Restarting tourism — the key to the economy

Letters to the Editor

Restarting tourism — the key to the economy

Tuesday, May 26, 2020

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Dear Editor,

Greece is one of the most popular tourist destinations in the world with approximately 30 million visitors per year contributing billions in euros to its economy annually. The country is popular for its historic sites, scenic islands, its Mediterranean climate, cuisine, and culture. The country, like Jamaica, is heavily dependent on tourism, with many jobs and small businesses linked to the industry informally.

Reports indicate that borders in Greece will start to reopen for tourists on June 15, 2020, starting with the main port in Athens, with strict protocols and restrictions. Other ports will reopen on July 1, 2020. According to details of the reports, countries will be categorised based on the level of risks and control of the virus, and arriving flights will be coded — green, yellow, orange, and red — and mapped based on the countries from which they arrive.

It may not be practical to test every passenger at airports due to the sheer volume, unless a cheap, quick, and random test is available and accessible. Flights arriving in Greece will be selected and passengers will undergo COVID-19 testing. The green category has the least amount of restrictions; one to two passengers of 150 passengers will be tested. Yellow category will have more passengers tested; five to 10 in 150. For orange categories there will be 20-30 tested; and for those classified red all passengers will be tested. Positive tests will result in mandatory quarantine and contact tracing. They will obviously follow epidemiology data and trends and make changes to the process as needed. Each port will have a team on-site to facilitate tests; personnel will consist of military, doctors, nurses, and officials from the Ministry of Civil Protection. I think this is a great first step.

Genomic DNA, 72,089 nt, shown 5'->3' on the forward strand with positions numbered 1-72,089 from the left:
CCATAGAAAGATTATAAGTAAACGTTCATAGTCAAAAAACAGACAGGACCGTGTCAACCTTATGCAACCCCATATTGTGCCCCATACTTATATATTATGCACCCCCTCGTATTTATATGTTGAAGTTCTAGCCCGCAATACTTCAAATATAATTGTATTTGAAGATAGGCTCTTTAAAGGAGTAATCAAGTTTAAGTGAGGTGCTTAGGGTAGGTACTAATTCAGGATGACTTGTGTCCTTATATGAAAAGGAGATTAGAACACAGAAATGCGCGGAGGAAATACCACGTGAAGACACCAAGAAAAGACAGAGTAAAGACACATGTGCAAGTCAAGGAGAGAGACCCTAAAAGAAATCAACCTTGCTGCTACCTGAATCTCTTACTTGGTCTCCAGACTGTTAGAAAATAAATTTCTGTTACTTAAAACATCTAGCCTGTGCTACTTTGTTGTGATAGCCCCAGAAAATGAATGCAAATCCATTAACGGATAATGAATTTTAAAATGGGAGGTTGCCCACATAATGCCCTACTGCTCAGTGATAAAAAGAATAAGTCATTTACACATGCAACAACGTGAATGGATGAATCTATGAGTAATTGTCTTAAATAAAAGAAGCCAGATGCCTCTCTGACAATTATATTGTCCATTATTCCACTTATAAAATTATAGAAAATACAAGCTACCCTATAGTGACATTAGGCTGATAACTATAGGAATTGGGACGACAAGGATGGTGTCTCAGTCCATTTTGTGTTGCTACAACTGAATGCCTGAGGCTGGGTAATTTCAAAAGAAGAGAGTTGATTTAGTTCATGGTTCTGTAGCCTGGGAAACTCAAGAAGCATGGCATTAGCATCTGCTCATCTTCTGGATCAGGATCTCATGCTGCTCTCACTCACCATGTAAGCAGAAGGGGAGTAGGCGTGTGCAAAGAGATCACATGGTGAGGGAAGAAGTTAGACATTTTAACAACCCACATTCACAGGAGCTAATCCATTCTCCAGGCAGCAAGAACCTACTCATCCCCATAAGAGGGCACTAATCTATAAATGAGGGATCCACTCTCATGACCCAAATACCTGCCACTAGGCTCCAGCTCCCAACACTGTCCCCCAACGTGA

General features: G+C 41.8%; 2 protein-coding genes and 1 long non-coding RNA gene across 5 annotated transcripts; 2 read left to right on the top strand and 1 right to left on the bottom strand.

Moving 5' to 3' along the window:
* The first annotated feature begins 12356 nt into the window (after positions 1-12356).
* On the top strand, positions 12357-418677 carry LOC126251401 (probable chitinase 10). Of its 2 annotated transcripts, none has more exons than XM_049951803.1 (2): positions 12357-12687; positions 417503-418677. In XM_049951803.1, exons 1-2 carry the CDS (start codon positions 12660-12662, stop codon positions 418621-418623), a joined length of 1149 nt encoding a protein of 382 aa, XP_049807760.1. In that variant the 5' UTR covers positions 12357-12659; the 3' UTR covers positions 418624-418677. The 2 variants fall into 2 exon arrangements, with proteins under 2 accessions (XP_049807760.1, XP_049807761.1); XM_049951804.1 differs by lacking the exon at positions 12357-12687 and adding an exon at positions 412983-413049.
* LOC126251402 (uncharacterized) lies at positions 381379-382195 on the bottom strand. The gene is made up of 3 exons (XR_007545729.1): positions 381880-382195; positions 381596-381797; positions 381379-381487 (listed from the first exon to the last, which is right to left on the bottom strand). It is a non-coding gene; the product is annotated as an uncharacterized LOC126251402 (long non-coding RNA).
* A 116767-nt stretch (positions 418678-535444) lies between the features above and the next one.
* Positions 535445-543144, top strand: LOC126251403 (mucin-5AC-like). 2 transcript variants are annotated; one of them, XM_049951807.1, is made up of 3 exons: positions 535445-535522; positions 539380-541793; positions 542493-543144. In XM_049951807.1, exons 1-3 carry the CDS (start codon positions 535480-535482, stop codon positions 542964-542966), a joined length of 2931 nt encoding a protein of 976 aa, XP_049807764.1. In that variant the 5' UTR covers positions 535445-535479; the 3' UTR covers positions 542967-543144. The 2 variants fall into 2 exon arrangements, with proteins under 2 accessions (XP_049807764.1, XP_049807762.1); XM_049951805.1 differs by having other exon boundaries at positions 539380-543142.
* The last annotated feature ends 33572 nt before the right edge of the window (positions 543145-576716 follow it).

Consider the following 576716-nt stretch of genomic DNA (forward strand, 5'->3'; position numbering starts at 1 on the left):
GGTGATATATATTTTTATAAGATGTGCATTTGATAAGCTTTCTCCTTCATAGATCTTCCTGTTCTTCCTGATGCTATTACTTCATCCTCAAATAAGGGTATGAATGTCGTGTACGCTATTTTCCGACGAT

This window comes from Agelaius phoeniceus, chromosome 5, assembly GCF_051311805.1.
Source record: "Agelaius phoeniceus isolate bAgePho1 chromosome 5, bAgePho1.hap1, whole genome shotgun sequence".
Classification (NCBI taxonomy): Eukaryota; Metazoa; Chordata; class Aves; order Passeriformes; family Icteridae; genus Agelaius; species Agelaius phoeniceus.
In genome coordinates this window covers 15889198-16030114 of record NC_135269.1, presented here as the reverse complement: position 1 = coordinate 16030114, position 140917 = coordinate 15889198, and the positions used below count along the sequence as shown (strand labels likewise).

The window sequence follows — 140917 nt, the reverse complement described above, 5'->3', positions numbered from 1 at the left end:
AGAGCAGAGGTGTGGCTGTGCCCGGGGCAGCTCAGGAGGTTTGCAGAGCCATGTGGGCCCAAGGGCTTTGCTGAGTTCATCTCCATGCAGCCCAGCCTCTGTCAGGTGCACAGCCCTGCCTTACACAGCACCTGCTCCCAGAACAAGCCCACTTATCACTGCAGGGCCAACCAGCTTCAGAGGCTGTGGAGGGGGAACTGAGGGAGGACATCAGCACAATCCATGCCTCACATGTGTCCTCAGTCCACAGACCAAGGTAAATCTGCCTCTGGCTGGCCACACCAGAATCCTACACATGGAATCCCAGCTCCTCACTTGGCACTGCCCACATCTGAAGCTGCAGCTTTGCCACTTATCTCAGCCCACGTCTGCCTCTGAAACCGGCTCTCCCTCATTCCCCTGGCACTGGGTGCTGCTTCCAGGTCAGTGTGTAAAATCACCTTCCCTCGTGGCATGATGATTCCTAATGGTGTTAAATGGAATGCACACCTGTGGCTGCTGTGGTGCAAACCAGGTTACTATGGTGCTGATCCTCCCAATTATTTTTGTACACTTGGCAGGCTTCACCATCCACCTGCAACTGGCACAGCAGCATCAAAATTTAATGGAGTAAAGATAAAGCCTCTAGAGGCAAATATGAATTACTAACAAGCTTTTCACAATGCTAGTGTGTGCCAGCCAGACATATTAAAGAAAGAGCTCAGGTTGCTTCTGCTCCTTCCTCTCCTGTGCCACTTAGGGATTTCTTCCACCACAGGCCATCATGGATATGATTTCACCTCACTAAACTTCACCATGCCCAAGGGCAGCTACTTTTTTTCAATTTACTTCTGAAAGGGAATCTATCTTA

Jamaica has not yet set a timeline to reopen and get tourism going again. Many people have been laid off from hotels, airlines, and other support businesses and services. Hotels have been empty for months. These are indeed very difficult times, but we had a few months to adjust mentally. There was time to learn, process, make errors, and plan ahead in what is expected to be the new normal for a long time. We can implement changes necessary to safeguard public health and get the economy going again. We can observe how others are reopening and adjust the steps to our own needs, with the flexibility to adapt to problems.

So far the Government should be commended on how it has been managing the pandemic, but the country is too small to suffer the shocks from an economic collapse; we have to balance all the factors. And the only way to return to normal is to return to normal...safely.

P Chin

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